Monthly
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6 x 9, illustrated
ISSN
0899-7667
E-ISSN
1530-888X
2014 Impact factor:
2.21

Neural Computation

March 2017, Vol. 29, No. 3, Pages 643-678
(doi: 10.1162/NECO_a_00908)
© 2017 Massachusetts Institute of Technology
Selective Interareal Synchronization through Gamma Frequency Differences and Slower-Rhythm Gamma Phase Reset
Article PDF (1.39 MB)
Abstract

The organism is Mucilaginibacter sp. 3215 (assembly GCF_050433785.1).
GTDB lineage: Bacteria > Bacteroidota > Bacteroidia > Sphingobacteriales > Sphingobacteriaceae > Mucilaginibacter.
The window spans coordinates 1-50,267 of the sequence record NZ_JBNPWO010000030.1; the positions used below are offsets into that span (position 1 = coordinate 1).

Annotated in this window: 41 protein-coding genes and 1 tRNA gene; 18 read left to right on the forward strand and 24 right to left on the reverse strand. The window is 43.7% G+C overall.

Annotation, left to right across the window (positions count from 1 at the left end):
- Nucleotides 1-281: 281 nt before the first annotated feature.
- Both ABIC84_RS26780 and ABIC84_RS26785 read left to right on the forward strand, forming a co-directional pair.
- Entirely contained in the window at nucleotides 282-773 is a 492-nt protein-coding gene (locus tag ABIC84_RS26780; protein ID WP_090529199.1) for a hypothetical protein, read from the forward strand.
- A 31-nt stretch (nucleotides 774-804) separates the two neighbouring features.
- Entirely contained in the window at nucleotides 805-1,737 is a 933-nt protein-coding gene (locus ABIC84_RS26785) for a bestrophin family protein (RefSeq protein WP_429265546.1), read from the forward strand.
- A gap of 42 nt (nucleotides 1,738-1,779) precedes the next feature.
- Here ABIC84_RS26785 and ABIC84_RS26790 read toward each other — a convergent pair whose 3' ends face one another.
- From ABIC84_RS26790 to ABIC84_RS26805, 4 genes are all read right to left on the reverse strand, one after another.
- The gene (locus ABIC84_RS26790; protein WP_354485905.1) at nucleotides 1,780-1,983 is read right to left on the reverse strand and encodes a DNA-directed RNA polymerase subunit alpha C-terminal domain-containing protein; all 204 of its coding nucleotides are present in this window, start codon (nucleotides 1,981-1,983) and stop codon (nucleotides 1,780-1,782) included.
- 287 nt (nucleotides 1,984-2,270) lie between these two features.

The communication-through-coherence (CTC) hypothesis states that a sending group of neurons will have a particularly strong effect on a receiving group if both groups oscillate in a phase-locked (“coherent”) manner (Fries, 2005, 2015). Here, we consider a situation with two visual stimuli, one in the focus of attention and the other distracting, resulting in two sites of excitation at an early cortical area that project to a common site in a next area. Taking a modeler’s perspective, we confirm the workings of a mechanism that was proposed by Bosman et al. (2012) in the context of providing experimental evidence for the CTC hypothesis: a slightly higher gamma frequency of the attended sending site compared to the distracting site may cause selective interareal synchronization with the receiving site if combined with a slow-rhythm gamma phase reset. We also demonstrate the relevance of a slightly lower intrinsic frequency of the receiving site for this scenario. Moreover, we discuss conditions for a transition from bottom-up to top-down driven phase locking.